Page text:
Habs management doesn't get it...(umpteenth toughness thread)
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08-26-2011, 02:36 AM
Join Date: Jun 2002
Originally Posted by
Half the guys you've mentioned on Ottawa weren't playing under Martin!
Uhm, like who? Martin was in Ottawa from '95 to '04.
The players I mentioned are as follows: Chara, Neil, Fisher, Hnidy, then had others like Rob Ray, Leschyshyn, Todd Simpson, Varada, Bonvie
Chara - 3 of his 4 Senator seasons were under Martin. He averaged higher PIMs under Martin than under any other coach in his career. He also fought significantly more under Martin than under any other coach in his career.
Neil - set his personal PIM record under Martin. Fought
more under Martin than ever since. In fact, his three seasons under Martin, he fought more than in any other season since.
Fisher - not a fighter, but very gritty and a good fighter when he does drop the gloves. Had his two most active fighting seasons under Martin.
Hnidy - broke into the NHL under Martin despite being a limited defenseman who could just fight and play a gritty game. Had his most fights of his career under Martin and set personal PIM records.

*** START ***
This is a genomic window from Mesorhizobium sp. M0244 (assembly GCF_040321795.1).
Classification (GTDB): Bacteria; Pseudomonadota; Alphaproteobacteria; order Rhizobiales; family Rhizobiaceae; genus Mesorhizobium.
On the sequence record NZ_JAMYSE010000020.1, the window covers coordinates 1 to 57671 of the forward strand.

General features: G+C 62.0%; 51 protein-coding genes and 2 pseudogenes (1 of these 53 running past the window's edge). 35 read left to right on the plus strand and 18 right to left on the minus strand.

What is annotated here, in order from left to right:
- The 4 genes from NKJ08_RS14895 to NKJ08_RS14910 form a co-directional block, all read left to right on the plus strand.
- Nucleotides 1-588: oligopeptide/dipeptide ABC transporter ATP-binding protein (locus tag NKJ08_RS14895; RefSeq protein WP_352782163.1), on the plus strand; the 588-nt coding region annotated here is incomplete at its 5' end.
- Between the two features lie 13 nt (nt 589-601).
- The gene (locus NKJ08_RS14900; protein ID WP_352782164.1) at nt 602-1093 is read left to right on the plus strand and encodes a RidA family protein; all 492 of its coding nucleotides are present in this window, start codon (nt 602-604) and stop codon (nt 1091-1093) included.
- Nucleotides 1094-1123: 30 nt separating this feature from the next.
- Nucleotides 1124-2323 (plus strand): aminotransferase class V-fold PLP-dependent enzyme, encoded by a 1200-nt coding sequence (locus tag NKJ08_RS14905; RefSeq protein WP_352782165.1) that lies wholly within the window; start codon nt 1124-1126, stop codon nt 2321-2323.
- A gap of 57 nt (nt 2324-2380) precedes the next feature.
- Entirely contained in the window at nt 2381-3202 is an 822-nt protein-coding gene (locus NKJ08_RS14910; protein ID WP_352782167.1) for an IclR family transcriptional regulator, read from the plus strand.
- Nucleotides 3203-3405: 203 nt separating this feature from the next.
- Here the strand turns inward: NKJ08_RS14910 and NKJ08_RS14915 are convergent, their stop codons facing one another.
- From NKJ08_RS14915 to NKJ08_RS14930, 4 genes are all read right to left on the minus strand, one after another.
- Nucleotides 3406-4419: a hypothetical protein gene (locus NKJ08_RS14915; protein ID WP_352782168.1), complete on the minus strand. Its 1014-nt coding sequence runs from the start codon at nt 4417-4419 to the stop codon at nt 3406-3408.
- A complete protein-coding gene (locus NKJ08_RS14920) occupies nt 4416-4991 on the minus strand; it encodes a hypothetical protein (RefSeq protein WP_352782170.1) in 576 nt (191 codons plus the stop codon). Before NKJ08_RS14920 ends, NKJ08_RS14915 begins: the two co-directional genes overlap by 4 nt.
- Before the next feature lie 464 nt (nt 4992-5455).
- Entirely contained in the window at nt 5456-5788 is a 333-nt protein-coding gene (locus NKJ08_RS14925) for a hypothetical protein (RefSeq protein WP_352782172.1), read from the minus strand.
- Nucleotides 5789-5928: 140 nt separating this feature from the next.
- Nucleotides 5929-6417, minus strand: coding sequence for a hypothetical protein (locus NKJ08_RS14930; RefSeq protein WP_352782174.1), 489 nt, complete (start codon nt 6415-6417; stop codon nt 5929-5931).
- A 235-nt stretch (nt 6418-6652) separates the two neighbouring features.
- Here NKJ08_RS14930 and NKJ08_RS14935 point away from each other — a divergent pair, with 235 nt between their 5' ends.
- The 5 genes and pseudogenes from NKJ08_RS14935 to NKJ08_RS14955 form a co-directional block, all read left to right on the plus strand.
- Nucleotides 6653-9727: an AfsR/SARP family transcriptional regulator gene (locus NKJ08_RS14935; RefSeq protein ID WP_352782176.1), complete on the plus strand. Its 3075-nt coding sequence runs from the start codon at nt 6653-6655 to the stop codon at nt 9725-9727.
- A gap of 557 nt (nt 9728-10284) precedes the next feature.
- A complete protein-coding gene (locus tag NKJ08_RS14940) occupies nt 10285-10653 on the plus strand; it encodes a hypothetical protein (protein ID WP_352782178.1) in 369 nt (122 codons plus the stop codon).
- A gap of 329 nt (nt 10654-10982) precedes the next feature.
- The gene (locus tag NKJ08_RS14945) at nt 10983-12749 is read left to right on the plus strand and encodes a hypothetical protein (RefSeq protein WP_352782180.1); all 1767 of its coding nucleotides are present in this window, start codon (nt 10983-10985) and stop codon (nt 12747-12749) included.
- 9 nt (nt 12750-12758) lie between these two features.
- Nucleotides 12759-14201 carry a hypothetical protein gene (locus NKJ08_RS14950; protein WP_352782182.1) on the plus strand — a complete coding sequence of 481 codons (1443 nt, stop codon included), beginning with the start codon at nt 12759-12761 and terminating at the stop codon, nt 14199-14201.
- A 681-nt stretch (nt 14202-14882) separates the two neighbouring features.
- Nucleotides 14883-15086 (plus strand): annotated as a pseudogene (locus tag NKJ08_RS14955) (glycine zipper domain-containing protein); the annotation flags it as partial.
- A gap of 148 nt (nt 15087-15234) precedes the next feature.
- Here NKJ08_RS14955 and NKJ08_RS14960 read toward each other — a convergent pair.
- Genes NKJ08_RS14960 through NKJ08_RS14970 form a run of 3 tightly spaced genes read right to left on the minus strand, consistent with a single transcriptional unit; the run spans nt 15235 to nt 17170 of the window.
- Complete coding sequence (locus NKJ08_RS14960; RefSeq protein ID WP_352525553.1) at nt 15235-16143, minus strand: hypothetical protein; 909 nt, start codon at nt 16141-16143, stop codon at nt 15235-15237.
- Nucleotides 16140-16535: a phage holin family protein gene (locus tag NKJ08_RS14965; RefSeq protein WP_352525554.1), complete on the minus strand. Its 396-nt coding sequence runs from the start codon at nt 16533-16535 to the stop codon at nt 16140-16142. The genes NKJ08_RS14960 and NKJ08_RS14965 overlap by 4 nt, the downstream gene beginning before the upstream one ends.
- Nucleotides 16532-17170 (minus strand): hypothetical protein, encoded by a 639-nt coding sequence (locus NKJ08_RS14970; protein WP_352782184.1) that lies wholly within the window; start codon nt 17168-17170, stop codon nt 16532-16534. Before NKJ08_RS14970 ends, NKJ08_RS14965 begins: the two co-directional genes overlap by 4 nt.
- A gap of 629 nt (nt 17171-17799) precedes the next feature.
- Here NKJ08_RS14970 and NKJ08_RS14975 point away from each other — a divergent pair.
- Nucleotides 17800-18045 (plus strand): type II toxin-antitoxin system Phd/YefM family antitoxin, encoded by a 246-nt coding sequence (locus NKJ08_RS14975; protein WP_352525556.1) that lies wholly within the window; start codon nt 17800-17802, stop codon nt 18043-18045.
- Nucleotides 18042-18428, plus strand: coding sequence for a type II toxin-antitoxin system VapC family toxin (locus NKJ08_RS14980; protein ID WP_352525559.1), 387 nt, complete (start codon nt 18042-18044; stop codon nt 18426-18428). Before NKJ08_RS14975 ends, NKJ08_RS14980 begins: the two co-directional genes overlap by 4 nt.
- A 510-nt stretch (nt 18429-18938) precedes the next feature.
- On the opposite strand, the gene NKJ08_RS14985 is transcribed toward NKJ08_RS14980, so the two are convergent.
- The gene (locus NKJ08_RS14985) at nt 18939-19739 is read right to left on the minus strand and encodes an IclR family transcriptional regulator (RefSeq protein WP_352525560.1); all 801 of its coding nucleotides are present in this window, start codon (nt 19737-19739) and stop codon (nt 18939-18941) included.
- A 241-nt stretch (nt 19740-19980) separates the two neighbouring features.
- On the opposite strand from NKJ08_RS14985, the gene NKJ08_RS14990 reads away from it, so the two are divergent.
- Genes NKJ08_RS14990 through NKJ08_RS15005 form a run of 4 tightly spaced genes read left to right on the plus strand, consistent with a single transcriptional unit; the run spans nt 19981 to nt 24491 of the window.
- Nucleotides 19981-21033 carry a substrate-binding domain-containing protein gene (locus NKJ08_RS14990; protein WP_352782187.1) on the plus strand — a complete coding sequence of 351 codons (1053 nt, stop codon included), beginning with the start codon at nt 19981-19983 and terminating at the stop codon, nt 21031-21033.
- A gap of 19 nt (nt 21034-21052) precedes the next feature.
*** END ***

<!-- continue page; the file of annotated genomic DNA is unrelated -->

Of the others I listed: Rob Ray was only brought in during Martin's time; same for Bonvie (though both were at the end of their careers and barely played in Ottawa, they did have some effect and their respective acquisitions were demonstrative of Ottawa's inclination to actually goon it up with other clubs, hence their pummelling of Philly); the others I listed, too, were brought in exclusively under Martin's regime.
So in fact, no, you're
wrong in claiming that these players were added after Martin left. Your assertion that these players got tougher after Martin left is also entirely wrong. I don't understand how you could so adamantly contradict me when the facts are so easily accessible. Peculiar indeed. You should have stuck to your myth that
you watched the games, so you know!
rather than engage in this, because the fight logs are listed; the PIMs are listed, and these players I mentioned were more aggressive than ever under Martin.
EDIT: One more note on Martin: Ottawa set their personal record for most fighting majors in a season under Martin. While they were near the bottom-ranked in the NHL under Martin's reign in the '90s for fighting majors, from 2000-2004, Ottawa was consistently at least the middle of the pack, putting up more fighting majors than Toronto and Philly--and this was without a pure goon for much of that time, meaning they had greater team toughness and legit hockey players who could fight, much like Boston of today. By 3 seasons after Martin left Ottawa, they were back to being ranked 27th in the NHL for fighting majors. It's only been as Ottawa's declined to a bottomfeeder that they've looked to acquire goons, and that is for the very basic reason that when you're a terrible team, you need to entertain fans somehow.
Originally Posted by
As for your assessment of Winchester, I guess no one is good enough in that department unless they play like Iginla, right?